Moving Files By Name

…where the name is made up of the date and time.

I’ve got a lot of image files that I tend to dump into whatever directory I feel like.
This simple python script will create directories and move files around based on the file name, as long as the filename follows the following format YYYYMM. Bascially as long as the first 6 characters are integers it should work. In my file system that’s fine In yours the same may not be true. If the first 6 characters is not an integer then it will leave them alone.

Notice I’m not checking for JPG/MP4 files only; I’m not checking that the year or month are valid values; I’m not checking the EXIF values and basing it on them if the filename is not valid; there are lots of really cool things I could do as well but I don’t need those because that’s how my files are set out. I’m not building in lots of features that don’t touch my use-case.

import os
import shutil

path = '/home/mike/TestPython/'

for file in os.walk(path):
    for name in file[2]:
        year = name[:4]
        month = name[4:6]
        if name[:6].isdigit():
            if not os.path.exists(year):
            if not os.path.exists(year + "/" + month):
                os.makedirs(year + "/" + month)
            src = file[0] + "/" + name
            dst = path + year + "/" + month + "/"+name
            shutil.move(src, dst)

Once you’ve moved all the files into their new homes delete all the empty directories. This code has been ever so slightly modifed from this StakOverflow post. It was modified for Python 3, by adding brackets to the print syntax:

import os
currentDir = '/home/mike/TestPython/'

index = 0
for root, dirs, files in os.walk(currentDir):
    for dir in dirs:
        newDir = os.path.join(root, dir)
        index += 1
        print (str(index) + " ---> " + newDir)
            print("Directory empty! Deleting...")
            print(" ")
            print("Directory not empty and will not be removed")
            print(" ")

Finding duplicate image files.

I love my phone. Having it means that I am rarely without a camera to take pictures of inane and awesome stuff. However I have very bad habits end up copying them more than once and putting them into all sorts of funny places. As a result my “Pictures” has a lot of duplicates. To clear up the duplicates I use a program called FSLINT.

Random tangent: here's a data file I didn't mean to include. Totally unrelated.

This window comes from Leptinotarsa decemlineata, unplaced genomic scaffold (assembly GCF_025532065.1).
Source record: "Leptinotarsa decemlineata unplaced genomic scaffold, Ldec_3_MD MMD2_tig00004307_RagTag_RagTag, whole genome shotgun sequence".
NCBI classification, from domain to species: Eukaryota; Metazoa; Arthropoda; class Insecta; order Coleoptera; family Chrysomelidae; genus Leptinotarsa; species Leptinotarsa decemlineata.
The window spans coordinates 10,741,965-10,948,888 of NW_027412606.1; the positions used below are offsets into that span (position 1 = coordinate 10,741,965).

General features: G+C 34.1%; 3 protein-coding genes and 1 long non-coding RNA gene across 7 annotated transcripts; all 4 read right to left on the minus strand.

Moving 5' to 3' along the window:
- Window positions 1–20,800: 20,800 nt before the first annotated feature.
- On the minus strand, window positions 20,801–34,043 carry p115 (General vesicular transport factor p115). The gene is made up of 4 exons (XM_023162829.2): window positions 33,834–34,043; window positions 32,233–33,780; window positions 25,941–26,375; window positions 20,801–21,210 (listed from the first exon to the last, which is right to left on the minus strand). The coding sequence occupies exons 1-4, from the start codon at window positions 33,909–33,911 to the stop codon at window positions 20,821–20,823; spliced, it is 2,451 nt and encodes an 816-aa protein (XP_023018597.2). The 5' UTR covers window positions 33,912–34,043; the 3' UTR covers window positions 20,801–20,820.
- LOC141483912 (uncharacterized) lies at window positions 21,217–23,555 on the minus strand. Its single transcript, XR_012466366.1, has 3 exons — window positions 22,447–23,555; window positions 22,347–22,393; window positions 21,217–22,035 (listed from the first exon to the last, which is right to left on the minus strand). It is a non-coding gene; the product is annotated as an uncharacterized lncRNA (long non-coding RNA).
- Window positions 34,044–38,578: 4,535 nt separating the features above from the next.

PostgreSQL access over the local network.

After installing postgresql

Edit the pg_hba.conf


under the line


comment out all the lines using #
and then add

host all all trust


host all all trust

and that seems to work. I can log in to the server over my local network using DataGrip.

Firefox: Play BBC New videos without installing flash.

Go here:

and here:

basically create a new item in about:config called general.useragent.override and paste

Mozilla/5.0 (Linux; Android 4.4.4; en-us; Nexus 5 Build/JOP40D) AppleWebKit/537.36 (KHTML, like Gecko) Chrome/42.0.2307.2 Mobile Safari/537.36

into it.

Installing steam on fedora 22

I had some trouble once I’d installed steam. It would fail to find the swrast driver. After some searching I found that the following command pulled through the required libraries:

sudo dnf install xorg-x11-drv-nvidia-libs.i686

This didn’t work quite so well on Fedora 23 so try this…

sudo dnf install nvidia-driver-libs

or use yumex-dnf to install nvidia-driver-libs.

when akmod-nvidia doesn’t appear to work

After installing akmod-nividia package, you might run into a situation where you install a shiny new kernel but the akmod-nvidia package builds, but doesn’t install the drivers for the Kernel. To get it to install your built drivers do this:

    cd /var/cache/akmods/nvidia; ls
    sudo rpm -ivh kmod-nvidia-###########.rpm
    sudo shutdown -r now

Where ############ is the latest number that corresponds to your new kernel number and the driver version.
You might want to check out the fail log to see why it failed. When this happened to me akmod had tried to install, but rpm was locked.

Simple outlook inbox analysis using R

Emails from eBay members asking questions come through as which can make them hard to count as a group
The following R script re-codes them so they can be counted.


inbox<-read.csv("inbox.TXT", sep="\t")

inbox$EADD <- ifelse(grepl("",inbox$From...Address.), 
                      "" , 


f <- ddply(inbox,c("EADD"),summarize,N=length(EADD))

Once you’ve identified the biggest culprits, make a rule to move or delete them from your email.